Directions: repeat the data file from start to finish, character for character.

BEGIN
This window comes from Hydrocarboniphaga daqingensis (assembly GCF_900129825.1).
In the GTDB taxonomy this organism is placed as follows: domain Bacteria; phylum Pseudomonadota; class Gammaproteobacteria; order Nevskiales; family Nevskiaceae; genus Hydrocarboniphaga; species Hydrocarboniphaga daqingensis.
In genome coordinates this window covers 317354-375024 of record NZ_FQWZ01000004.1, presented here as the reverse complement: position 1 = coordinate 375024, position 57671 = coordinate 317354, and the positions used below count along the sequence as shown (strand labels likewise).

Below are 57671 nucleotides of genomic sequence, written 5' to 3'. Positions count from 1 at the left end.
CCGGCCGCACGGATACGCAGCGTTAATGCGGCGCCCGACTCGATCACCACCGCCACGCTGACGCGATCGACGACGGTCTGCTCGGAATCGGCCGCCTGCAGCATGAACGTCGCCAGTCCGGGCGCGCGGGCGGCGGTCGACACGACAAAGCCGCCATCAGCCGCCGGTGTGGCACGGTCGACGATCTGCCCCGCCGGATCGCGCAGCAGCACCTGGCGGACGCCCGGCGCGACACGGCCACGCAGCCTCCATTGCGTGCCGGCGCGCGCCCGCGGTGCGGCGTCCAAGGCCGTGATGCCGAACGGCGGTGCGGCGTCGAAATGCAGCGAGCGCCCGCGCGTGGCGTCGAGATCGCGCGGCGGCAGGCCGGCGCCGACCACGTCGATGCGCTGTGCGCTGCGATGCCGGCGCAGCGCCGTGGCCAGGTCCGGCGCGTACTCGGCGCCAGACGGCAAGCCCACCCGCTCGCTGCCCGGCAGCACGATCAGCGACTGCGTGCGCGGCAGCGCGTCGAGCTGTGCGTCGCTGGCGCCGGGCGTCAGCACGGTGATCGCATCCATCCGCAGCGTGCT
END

This window comes from Hydrocarboniphaga daqingensis (assembly GCF_900129825.1).
In the GTDB taxonomy this organism is placed as follows: domain Bacteria; phylum Pseudomonadota; class Gammaproteobacteria; order Nevskiales; family Nevskiaceae; genus Hydrocarboniphaga; species Hydrocarboniphaga daqingensis.
In genome coordinates this window covers 317354-375024 of record NZ_FQWZ01000004.1, presented here as the reverse complement: position 1 = coordinate 375024, position 57671 = coordinate 317354, and the positions used below count along the sequence as shown (strand labels likewise).

Below are 57671 nucleotides of genomic sequence, written 5' to 3'. Positions count from 1 at the left end.
CCGGCCGCACGGATACGCAGCGTTAATGCGGCGCCCGACTCGATCACCACCGCCACGCTGACGCGATCGACGACGGTCTGCTCGGAATCGGCCGCCTGCAGCATGAACGTCGCCAGTCCGGGCGCGCGGGCGGCGGTCGACACGACAAAGCCGCCATCAGCCGCCGGTGTGGCACGGTCGACGATCTGCCCCGCCGGATCGCGCAGCAGCACCTGGCGGACGCCCGGCGCGACACGGCCACGCAGCCTCCATTGCGTGCCGGCGCGCGCCCGCGGTGCGGCGTCCAAGGCCGTGATGCCGAACGGCGGTGCGGCGTCGAAATGCAGCGAGCGCCCGCGCGTGGCGTCGAGATCGCGCGGCGGCAGGCCGGCGCCGACCACGTCGATGCGCTGTGCGCTGCGATGCCGGCGCAGCGCCGTGGCCAGGTCCGGCGCGTACTCGGCGCCAGACGGCAAGCCCACCCGCTCGCTGCCCGGCAGCACGATCAGCGACTGCGTGCGCGGCAGCGCGTCGAGCTGTGCGTCGCTGGCGCCGGGCGTCAGCACGGTGATCGCATCCATCCGCAGCGTGCT